John Grey


The egret steps gingerly
like it’s avoiding hot coals.
But its mission takes it
wading through six inches of water,
the cool edge of a pond.

Then it stops suddenly,
launches its beak like a javelin
at the water’s surface,
then flings its long neck backward
as it downs a silver fish.

These are the laws of nature:

1/ The egret, head held high,
feathers fluttering white,
routinely catches the eye.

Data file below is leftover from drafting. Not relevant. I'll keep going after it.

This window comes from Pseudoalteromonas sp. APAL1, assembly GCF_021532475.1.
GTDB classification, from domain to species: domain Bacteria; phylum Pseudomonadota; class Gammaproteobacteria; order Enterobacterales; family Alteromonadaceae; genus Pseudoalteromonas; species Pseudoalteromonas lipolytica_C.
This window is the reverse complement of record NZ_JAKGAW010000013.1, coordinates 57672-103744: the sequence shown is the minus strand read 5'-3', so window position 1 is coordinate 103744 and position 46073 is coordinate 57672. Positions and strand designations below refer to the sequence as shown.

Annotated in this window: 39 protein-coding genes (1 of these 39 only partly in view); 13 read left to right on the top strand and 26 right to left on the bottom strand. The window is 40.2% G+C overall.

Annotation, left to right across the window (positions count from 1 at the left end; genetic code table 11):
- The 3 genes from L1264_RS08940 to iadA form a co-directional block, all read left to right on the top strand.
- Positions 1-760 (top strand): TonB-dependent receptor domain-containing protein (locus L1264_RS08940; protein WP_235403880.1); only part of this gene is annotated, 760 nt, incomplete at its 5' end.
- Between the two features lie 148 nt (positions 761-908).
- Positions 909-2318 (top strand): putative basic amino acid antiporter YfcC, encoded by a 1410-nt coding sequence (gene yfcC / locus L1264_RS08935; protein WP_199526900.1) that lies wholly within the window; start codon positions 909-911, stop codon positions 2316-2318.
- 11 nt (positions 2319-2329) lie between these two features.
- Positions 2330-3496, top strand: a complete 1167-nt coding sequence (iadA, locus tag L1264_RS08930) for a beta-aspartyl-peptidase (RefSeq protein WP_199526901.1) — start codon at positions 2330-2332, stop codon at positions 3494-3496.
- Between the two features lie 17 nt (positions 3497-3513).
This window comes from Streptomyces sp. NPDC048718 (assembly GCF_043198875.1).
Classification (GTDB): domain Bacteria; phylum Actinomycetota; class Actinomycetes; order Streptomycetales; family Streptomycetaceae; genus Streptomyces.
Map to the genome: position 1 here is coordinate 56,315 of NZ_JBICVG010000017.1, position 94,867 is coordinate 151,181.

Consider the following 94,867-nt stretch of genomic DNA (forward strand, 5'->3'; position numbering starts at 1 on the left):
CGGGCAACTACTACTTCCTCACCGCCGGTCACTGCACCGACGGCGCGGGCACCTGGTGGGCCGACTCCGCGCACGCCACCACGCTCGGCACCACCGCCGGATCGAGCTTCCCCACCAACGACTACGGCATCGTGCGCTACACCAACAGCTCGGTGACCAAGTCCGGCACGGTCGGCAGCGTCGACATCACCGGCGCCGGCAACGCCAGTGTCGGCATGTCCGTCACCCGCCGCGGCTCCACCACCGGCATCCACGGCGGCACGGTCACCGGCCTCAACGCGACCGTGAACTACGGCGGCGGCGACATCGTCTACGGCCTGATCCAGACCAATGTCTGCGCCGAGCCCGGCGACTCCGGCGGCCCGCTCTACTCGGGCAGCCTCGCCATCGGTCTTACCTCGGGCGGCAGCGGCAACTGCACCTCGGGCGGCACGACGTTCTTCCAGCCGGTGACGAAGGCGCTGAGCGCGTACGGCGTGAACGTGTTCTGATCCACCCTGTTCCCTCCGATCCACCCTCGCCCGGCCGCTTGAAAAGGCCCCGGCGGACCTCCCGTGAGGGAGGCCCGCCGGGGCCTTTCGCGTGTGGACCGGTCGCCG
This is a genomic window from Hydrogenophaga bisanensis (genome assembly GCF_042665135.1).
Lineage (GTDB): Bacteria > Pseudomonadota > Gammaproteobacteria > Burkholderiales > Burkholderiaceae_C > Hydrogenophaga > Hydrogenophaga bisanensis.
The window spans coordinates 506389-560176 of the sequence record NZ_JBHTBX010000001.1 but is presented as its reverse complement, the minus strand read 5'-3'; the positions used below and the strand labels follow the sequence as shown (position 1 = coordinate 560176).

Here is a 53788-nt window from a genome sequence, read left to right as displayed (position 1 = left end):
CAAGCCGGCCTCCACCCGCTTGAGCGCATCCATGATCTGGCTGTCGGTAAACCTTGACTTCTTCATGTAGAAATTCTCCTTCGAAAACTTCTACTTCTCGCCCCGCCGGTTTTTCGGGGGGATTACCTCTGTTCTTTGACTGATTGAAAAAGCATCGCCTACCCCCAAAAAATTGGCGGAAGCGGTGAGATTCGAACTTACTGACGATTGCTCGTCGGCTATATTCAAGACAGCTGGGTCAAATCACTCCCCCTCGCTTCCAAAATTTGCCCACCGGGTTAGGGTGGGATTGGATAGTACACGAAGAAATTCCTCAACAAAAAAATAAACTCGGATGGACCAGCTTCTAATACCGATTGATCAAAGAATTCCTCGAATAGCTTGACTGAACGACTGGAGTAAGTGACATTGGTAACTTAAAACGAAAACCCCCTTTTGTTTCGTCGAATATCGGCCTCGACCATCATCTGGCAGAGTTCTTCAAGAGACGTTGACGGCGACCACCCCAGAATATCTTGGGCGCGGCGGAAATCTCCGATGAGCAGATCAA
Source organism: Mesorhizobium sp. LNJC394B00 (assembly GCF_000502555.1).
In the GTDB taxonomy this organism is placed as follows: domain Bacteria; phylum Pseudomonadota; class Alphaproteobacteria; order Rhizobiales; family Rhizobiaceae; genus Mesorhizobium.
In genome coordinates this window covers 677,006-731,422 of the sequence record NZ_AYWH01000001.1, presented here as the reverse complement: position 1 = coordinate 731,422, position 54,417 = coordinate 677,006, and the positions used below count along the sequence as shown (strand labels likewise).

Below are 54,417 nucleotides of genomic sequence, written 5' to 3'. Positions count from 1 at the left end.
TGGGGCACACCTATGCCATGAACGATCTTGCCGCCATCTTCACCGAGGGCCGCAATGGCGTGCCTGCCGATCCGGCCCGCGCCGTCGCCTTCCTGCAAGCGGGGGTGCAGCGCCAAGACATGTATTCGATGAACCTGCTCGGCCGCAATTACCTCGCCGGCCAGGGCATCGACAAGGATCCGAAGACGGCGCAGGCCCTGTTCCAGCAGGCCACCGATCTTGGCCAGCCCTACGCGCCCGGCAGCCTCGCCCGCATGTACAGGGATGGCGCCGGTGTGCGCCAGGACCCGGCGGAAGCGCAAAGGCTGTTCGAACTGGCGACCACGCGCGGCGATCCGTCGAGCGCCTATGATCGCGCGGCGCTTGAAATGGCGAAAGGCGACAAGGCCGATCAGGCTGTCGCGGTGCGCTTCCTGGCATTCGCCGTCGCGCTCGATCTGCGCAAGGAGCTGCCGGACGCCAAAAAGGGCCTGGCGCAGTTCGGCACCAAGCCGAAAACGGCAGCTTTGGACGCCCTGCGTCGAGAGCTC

2/ There is no percentage
in a poem about a silver fish.

John Grey is an Australian poet, US resident. He has recently been published in Sin Fronteras, Dalhousie Review and Qwerty, with work upcoming in Plainsongs, Willard and Maple and Connecticut River Review.

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